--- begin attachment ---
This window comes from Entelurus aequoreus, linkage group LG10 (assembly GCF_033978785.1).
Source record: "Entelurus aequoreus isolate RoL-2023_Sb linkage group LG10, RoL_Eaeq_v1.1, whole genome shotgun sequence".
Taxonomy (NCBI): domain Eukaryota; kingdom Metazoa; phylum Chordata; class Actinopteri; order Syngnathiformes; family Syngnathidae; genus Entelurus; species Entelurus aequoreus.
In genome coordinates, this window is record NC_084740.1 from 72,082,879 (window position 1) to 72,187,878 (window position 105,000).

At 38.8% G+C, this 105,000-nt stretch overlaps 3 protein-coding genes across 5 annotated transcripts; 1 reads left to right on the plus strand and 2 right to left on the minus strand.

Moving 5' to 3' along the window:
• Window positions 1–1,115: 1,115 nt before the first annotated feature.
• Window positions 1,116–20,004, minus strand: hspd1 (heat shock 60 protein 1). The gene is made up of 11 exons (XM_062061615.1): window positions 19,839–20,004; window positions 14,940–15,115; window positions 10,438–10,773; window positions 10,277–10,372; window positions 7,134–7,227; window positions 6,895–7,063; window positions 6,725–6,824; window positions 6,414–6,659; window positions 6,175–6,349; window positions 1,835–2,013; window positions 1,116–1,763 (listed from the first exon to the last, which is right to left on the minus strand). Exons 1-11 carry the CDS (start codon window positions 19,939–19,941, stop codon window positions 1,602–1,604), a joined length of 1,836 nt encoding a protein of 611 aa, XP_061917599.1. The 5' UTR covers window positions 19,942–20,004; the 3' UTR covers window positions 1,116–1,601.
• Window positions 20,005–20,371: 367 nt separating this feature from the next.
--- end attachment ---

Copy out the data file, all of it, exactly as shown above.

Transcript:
This window comes from Entelurus aequoreus, linkage group LG10 (assembly GCF_033978785.1).
Source record: "Entelurus aequoreus isolate RoL-2023_Sb linkage group LG10, RoL_Eaeq_v1.1, whole genome shotgun sequence".
Taxonomy (NCBI): domain Eukaryota; kingdom Metazoa; phylum Chordata; class Actinopteri; order Syngnathiformes; family Syngnathidae; genus Entelurus; species Entelurus aequoreus.
In genome coordinates, this window is record NC_084740.1 from 72,082,879 (window position 1) to 72,187,878 (window position 105,000).

At 38.8% G+C, this 105,000-nt stretch overlaps 3 protein-coding genes across 5 annotated transcripts; 1 reads left to right on the plus strand and 2 right to left on the minus strand.

Moving 5' to 3' along the window:
• Window positions 1–1,115: 1,115 nt before the first annotated feature.
• Window positions 1,116–20,004, minus strand: hspd1 (heat shock 60 protein 1). The gene is made up of 11 exons (XM_062061615.1): window positions 19,839–20,004; window positions 14,940–15,115; window positions 10,438–10,773; window positions 10,277–10,372; window positions 7,134–7,227; window positions 6,895–7,063; window positions 6,725–6,824; window positions 6,414–6,659; window positions 6,175–6,349; window positions 1,835–2,013; window positions 1,116–1,763 (listed from the first exon to the last, which is right to left on the minus strand). Exons 1-11 carry the CDS (start codon window positions 19,939–19,941, stop codon window positions 1,602–1,604), a joined length of 1,836 nt encoding a protein of 611 aa, XP_061917599.1. The 5' UTR covers window positions 19,942–20,004; the 3' UTR covers window positions 1,116–1,601.
• Window positions 20,005–20,371: 367 nt separating this feature from the next.